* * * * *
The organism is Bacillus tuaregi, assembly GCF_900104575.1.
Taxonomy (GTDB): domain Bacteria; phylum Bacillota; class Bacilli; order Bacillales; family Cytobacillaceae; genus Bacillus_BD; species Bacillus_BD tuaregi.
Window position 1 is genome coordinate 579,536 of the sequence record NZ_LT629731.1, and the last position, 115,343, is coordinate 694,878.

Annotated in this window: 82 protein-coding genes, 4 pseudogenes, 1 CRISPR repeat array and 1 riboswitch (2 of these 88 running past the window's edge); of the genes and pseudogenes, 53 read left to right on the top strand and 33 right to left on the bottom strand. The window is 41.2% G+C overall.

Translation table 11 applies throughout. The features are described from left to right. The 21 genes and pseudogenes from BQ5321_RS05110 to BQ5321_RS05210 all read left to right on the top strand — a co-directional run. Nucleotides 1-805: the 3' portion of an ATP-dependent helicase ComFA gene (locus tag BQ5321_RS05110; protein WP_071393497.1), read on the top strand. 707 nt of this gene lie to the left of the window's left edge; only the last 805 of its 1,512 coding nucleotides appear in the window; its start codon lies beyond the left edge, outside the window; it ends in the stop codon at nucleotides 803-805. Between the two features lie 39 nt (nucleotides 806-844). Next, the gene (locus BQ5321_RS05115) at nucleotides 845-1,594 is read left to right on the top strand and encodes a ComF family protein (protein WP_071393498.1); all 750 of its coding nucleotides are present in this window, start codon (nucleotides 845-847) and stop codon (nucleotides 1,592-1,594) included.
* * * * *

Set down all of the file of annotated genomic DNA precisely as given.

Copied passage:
The organism is Bacillus tuaregi, assembly GCF_900104575.1.
Taxonomy (GTDB): domain Bacteria; phylum Bacillota; class Bacilli; order Bacillales; family Cytobacillaceae; genus Bacillus_BD; species Bacillus_BD tuaregi.
Window position 1 is genome coordinate 579,536 of the sequence record NZ_LT629731.1, and the last position, 115,343, is coordinate 694,878.

Annotated in this window: 82 protein-coding genes, 4 pseudogenes, 1 CRISPR repeat array and 1 riboswitch (2 of these 88 running past the window's edge); of the genes and pseudogenes, 53 read left to right on the top strand and 33 right to left on the bottom strand. The window is 41.2% G+C overall.

Translation table 11 applies throughout. The features are described from left to right. The 21 genes and pseudogenes from BQ5321_RS05110 to BQ5321_RS05210 all read left to right on the top strand — a co-directional run. Nucleotides 1-805: the 3' portion of an ATP-dependent helicase ComFA gene (locus tag BQ5321_RS05110; protein WP_071393497.1), read on the top strand. 707 nt of this gene lie to the left of the window's left edge; only the last 805 of its 1,512 coding nucleotides appear in the window; its start codon lies beyond the left edge, outside the window; it ends in the stop codon at nucleotides 803-805. Between the two features lie 39 nt (nucleotides 806-844). Next, the gene (locus BQ5321_RS05115) at nucleotides 845-1,594 is read left to right on the top strand and encodes a ComF family protein (protein WP_071393498.1); all 750 of its coding nucleotides are present in this window, start codon (nucleotides 845-847) and stop codon (nucleotides 1,592-1,594) included.